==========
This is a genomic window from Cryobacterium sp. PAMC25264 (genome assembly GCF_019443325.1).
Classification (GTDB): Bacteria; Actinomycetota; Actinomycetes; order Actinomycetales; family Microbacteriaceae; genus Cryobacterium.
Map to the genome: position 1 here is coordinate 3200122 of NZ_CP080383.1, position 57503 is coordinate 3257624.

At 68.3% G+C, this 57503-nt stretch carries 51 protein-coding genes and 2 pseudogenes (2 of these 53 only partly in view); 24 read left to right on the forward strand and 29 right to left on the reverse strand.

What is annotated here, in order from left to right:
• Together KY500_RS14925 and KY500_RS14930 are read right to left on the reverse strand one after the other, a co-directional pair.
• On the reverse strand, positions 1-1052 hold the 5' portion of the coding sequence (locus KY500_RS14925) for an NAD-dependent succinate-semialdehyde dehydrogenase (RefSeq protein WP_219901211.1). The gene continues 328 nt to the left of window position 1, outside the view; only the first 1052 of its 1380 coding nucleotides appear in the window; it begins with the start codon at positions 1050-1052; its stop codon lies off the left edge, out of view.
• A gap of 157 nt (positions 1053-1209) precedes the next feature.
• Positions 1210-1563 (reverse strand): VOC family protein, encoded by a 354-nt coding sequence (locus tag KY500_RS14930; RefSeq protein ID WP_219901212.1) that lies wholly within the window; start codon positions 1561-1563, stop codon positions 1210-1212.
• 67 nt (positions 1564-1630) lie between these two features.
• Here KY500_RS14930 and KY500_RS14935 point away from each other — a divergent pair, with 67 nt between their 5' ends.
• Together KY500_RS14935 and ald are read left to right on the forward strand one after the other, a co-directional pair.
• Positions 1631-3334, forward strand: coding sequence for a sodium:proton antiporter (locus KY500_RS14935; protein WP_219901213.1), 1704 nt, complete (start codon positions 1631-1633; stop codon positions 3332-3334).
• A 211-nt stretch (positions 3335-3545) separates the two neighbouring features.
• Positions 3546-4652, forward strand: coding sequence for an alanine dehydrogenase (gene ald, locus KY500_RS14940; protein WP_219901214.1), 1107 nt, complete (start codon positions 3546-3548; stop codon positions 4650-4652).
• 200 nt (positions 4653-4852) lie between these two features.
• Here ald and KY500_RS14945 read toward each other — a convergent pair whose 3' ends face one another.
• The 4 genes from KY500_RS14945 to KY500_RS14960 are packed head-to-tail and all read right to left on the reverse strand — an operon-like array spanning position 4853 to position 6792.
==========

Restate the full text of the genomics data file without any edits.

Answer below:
This is a genomic window from Cryobacterium sp. PAMC25264 (genome assembly GCF_019443325.1).
Classification (GTDB): Bacteria; Actinomycetota; Actinomycetes; order Actinomycetales; family Microbacteriaceae; genus Cryobacterium.
Map to the genome: position 1 here is coordinate 3200122 of NZ_CP080383.1, position 57503 is coordinate 3257624.

At 68.3% G+C, this 57503-nt stretch carries 51 protein-coding genes and 2 pseudogenes (2 of these 53 only partly in view); 24 read left to right on the forward strand and 29 right to left on the reverse strand.

What is annotated here, in order from left to right:
• Together KY500_RS14925 and KY500_RS14930 are read right to left on the reverse strand one after the other, a co-directional pair.
• On the reverse strand, positions 1-1052 hold the 5' portion of the coding sequence (locus KY500_RS14925) for an NAD-dependent succinate-semialdehyde dehydrogenase (RefSeq protein WP_219901211.1). The gene continues 328 nt to the left of window position 1, outside the view; only the first 1052 of its 1380 coding nucleotides appear in the window; it begins with the start codon at positions 1050-1052; its stop codon lies off the left edge, out of view.
• A gap of 157 nt (positions 1053-1209) precedes the next feature.
• Positions 1210-1563 (reverse strand): VOC family protein, encoded by a 354-nt coding sequence (locus tag KY500_RS14930; RefSeq protein ID WP_219901212.1) that lies wholly within the window; start codon positions 1561-1563, stop codon positions 1210-1212.
• 67 nt (positions 1564-1630) lie between these two features.
• Here KY500_RS14930 and KY500_RS14935 point away from each other — a divergent pair, with 67 nt between their 5' ends.
• Together KY500_RS14935 and ald are read left to right on the forward strand one after the other, a co-directional pair.
• Positions 1631-3334, forward strand: coding sequence for a sodium:proton antiporter (locus KY500_RS14935; protein WP_219901213.1), 1704 nt, complete (start codon positions 1631-1633; stop codon positions 3332-3334).
• A 211-nt stretch (positions 3335-3545) separates the two neighbouring features.
• Positions 3546-4652, forward strand: coding sequence for an alanine dehydrogenase (gene ald, locus KY500_RS14940; protein WP_219901214.1), 1107 nt, complete (start codon positions 3546-3548; stop codon positions 4650-4652).
• 200 nt (positions 4653-4852) lie between these two features.
• Here ald and KY500_RS14945 read toward each other — a convergent pair whose 3' ends face one another.
• The 4 genes from KY500_RS14945 to KY500_RS14960 are packed head-to-tail and all read right to left on the reverse strand — an operon-like array spanning position 4853 to position 6792.